At the end of this process, the specification is rewritten in the more formal ABAP language. We can showcase working code that passes the first smoke tests. Thus we are happy and can continue with a boost of confidence in our understanding of the requirements and an enhanced self-esteem.

Then Make It Right

This is the part where we care about the quality of our code. What is the soul of our implementation? We can now apply our know how to massage the code in a simpler form.

We can request additional feedback code reviews, read books, blogs, even SCN to challenge our ability to translate subtle nuances in the requirement into the design needed to solve the task.

We are now used to use our documentation artifacts (class diagram, sequence diagram) to communicate our design with peers. Eventually, we can create a model that the business expert will understand and discuss. We are happy.

Static Code Analysis

Analysis of the static code starts with the extended program check and the code inspector. But to get a topology of our code, its structure, the UML class diagram generation integrated in workbench transaction SE80 is the tool of choice.

The class diagram generated from the code structure can be compared to our idea of a separation of concerns. Do we recognize our intentions in the modularization units? Can it help explain our design to a peer? In short, is it useful?

Dynamic Code Behavior

To analyze the run-time behavior, we instrument the code to save additional information (trace) while it is running. At the end, we can reverse engineer the execution path based on the trace data. Since Netweaver 7.02, transaction SAT has supersized transaction SE30 as the tool that implement this dynamic program analysis for us. I refer to a series of blogs to introduce it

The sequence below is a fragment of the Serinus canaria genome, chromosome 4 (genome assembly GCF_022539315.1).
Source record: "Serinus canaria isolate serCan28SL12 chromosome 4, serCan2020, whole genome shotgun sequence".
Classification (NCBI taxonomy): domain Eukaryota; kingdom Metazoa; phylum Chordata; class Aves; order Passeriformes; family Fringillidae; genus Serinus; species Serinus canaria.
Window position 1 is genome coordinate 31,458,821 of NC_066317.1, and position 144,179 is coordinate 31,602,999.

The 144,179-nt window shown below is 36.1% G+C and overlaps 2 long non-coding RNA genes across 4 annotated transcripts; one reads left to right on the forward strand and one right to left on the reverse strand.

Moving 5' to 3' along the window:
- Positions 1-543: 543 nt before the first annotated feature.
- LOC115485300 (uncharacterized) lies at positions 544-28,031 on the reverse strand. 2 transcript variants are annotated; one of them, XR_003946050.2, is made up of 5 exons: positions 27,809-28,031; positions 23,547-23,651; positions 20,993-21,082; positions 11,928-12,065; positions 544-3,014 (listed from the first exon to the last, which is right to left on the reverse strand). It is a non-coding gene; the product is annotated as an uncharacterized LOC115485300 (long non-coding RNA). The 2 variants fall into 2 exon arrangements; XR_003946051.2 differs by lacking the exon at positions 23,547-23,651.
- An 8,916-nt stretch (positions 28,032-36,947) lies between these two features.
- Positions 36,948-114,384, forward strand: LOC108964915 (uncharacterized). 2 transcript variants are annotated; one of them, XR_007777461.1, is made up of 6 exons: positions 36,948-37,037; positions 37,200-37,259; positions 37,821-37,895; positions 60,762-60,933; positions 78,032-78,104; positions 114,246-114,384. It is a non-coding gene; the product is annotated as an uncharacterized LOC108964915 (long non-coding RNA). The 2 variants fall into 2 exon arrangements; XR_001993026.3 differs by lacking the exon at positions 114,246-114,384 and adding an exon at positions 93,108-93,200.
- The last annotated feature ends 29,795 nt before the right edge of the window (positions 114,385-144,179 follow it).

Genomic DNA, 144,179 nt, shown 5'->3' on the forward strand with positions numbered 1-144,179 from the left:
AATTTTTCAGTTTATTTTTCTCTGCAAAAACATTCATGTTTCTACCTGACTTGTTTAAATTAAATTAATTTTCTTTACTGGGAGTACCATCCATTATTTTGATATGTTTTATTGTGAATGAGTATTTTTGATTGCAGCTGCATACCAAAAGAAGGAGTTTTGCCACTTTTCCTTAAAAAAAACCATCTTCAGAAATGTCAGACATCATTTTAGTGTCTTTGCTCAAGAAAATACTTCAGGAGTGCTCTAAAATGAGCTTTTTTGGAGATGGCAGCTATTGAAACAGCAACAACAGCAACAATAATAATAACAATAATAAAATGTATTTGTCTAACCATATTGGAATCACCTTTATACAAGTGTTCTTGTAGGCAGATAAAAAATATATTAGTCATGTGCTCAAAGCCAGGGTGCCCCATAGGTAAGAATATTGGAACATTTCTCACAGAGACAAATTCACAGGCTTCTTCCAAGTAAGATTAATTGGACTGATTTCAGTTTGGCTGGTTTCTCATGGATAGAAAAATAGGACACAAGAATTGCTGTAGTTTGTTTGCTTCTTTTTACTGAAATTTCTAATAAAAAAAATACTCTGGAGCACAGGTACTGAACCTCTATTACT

One result we are interested in here is view of the cross-coupling. This allow to discuss if the interfaces between the different actors in our code.

At InnoJam in Sydney 2011, Chris Paine et al realized the data collected could be re-used in any custom logic. His next great idea was not to generate the output himself. He settled for PlantUML for graphic output.

In this the part I point to my own work: I have integrated the PlantUML web service to generate the graphic output in the background, so we now have a seamless sequence diagram generation ABAP Trace to PlantUML Sequence+Diagram.


The new tools allow the creation of a topology of the program and a sequence diagram of the program execution on the fly. This enables a new feedback loop that can be embedded in the coding process.

As we learn more, each new iteration can take advantage of the deeper insight in the business requirements and the technical solution. We expect an improved design, better code quality and the Joy of Coding.

Even under a process dominated by FUD, we now have something that can help enhance the documentation. At this stage we previously were happy to have something that work and we rushed to ship it. We should now have a somewhat better know how transfer of our knowledge and the constraints faced for the next developer.

So by using inexpensive tools to document the code, we can at least include some additional UML views and better decide what should be commented on to reflect our intentions.

Some References

  • Object Oriented Analysis and Design with Applications (3rd ed.) by Grady Booch et al

  • Practical Object-Oriented Design in Ruby. An Agile Primer by Sandi Metz (cf. POODR)

  • Refactoring, Improving the Design of Existing Code, by Martin Fowler et al,

  • Elemental Design Pattern, by Jason Mc C. Smith

  • Growing Object-Oriented Software, Guided by Tests, by Steve Freeman and Nat Pryce